The screen focused the face of the woman, a pretty blonde who seemed otherwise sweaty and exhausted. I guessed she was a volunteer at a homeless shelter, but we never confirmed it.
“I know it still has a lot to offer you, Ocklo…you just need to reach out.”
The memory faded away with her smile and before it disappeared, Bilk was already looking for her contact.
This was what Freefall Destiny was about, it wasn’t just about the adrenaline and thrill of seeing the actual action, but also of having who the participant was vivid on screen for everyone to see. It was a sharing of human nature and experience like no other place offered, to see what went through these people’s minds as they risked their lives in an all-or-nothing freefall for what could save them.
As Keilo and Jik kept the audiences busy with talks of past champions, of reminiscing about the surroundings that Celár was crossing, and what stunts others had gone through involving them, I noticed in my holomap that the migrating birds had changed directions.
“Wait…Jik, take a look at the holomap, they’re telling me there are birds inbound.”
“Oh…what? How is this possible? We clearly saw their trajectory early on…but if this is happening then I’m afraid this is it for Celár.”
And God forgive me…because I thought the same thing.
“There’s no dodging these flocks of birds, there are thousands of them.”
She was right.
“And even if he could survive the collision, which no one ever does, Keilo…”
She was right about that too.
“It’ll still slow him down enough that it makes no matter.”
She was right.
“With the gun, he could perhaps survive it, but it’s still recharging.”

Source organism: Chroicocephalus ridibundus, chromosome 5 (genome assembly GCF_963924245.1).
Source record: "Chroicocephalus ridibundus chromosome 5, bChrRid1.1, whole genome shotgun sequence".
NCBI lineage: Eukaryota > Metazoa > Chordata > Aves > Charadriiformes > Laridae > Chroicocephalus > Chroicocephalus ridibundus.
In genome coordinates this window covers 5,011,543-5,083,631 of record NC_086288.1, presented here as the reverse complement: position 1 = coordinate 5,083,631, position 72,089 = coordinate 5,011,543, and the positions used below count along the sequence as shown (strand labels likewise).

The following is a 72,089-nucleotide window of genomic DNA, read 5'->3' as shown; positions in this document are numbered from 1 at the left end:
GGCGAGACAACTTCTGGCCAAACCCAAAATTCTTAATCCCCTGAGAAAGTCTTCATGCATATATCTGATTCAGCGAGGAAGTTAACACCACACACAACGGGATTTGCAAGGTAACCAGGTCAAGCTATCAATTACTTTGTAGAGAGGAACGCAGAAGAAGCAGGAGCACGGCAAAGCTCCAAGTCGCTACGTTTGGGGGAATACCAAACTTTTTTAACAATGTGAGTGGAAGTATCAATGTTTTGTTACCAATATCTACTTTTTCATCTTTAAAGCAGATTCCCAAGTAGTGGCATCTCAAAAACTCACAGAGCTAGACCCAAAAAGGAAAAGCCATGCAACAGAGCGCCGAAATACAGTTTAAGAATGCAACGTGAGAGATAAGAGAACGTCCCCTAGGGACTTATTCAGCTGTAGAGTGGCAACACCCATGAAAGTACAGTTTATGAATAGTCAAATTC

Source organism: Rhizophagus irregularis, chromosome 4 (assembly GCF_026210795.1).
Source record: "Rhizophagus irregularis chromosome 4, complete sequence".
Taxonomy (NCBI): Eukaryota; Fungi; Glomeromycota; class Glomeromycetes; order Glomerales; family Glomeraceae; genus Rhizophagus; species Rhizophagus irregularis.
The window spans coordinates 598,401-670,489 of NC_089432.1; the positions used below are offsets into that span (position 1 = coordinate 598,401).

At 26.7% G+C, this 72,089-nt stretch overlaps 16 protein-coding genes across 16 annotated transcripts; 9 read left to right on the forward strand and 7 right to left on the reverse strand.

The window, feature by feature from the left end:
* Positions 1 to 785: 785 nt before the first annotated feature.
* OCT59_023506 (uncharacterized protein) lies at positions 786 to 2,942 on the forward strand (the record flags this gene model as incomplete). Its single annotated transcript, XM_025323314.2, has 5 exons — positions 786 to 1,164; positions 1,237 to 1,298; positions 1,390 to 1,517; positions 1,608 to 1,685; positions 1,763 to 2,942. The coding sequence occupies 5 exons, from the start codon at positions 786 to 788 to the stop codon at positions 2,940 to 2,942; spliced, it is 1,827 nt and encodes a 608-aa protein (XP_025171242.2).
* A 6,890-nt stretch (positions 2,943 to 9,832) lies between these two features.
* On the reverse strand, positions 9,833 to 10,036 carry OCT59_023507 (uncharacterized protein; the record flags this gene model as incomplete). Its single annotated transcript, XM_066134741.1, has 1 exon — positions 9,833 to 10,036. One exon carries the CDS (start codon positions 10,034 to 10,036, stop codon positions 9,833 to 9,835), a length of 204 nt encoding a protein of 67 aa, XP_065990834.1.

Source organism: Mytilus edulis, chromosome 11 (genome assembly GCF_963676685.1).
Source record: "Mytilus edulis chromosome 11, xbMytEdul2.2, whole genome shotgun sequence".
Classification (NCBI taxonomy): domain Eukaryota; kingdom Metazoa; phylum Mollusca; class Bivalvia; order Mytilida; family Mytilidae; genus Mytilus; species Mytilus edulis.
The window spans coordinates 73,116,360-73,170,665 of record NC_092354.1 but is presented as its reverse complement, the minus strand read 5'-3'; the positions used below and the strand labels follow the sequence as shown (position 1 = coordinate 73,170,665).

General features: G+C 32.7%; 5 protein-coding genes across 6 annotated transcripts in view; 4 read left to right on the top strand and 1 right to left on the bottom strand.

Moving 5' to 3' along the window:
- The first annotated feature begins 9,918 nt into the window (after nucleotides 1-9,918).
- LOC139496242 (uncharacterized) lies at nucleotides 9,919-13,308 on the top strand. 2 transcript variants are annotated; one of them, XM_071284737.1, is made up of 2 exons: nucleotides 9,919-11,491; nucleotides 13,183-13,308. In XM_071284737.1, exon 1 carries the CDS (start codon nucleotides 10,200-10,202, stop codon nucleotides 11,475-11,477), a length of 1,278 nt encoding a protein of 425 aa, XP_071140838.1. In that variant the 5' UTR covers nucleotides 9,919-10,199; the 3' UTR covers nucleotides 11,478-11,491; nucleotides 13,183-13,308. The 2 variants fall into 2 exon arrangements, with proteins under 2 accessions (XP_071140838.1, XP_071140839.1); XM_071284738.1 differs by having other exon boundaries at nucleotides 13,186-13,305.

And that was it…it was later analyzed that the birds had set their trajectory because of the dragon fly. With it dead, they simply changed.
With a curse under my breath, I looked at his feed, the visual feed, as he looked to one side and another, seeing the flock of green birds slowly filling up the landscape ahead of him…and quickly approaching him. I forced myself to not look away, but I did not say anything.
I wanted to say I was sorry but a fear that might doom him stopped me…despite the fact I knew he was doomed already. I knew it. But hope is illogical and irrational, we can never really believe something will happen until it does, most especially when it’s something we don’t want to happen. And after that dragon fly stunt, I was soaked in a silly amount of optimism, and it was still in me, so I kept quiet and…irrationally hoped.
That is the thing about champions. About true champions. In fact, I’ll offer you a direct quote since I heard it from the memory that played just before he crossed paths with the birds. It showed a room, and Celár as a kid, and someone told him:
“Being a champion is not about winning… like you’re expected to. Being a champion is about seeing that victory. Seeing it, as a possibility that you can reach for and grab, and then trying. No matter the circumstances, the difficulties, a champion can see the win. He’s usually the only one who can. And he will reach for it even when nobody expects him to even try, let alone make it.”
A memory flashed, but it wasn’t a memory. Celár as if flashed the flocks of birds into his memory and turned up and twisted around in the blink of an eye. And in one glorious moment, without any precedent as far as I know. All the secondary cameras crashed and broke against the bodies of birds, erupting in small explosions around the blurred image of Celár…but he made it through unscathed.
I was in utter disbelief. I am pretty sure my mouth was wide open as Celár regained control to go back to diving straight down again. The roar of the crowd was so loud I could swear I could hear it past the sound-proof wall, but it might have been just the feedback from the commentator’s booth, even though Keilo seemed to be having a stroke all by himself. A very loud one at that…as casters do.
“HE MADE IT PASS THE BIRDS! THIS IS A FIRST! THIS IS HISTORY! THIS IS UNPRECENDETED! NO ONE HAS EVER CLEARED A FLOCK!!!”
Keilo was losing his mind but I, despite the momentary stun, was already re-evaluating his speed and trajectory. I felt compelled not to fail Celár, now most of all. It was not about irrational hope any more, I felt bad for not believing him, I felt like I owed him at least that. He had earned my belief.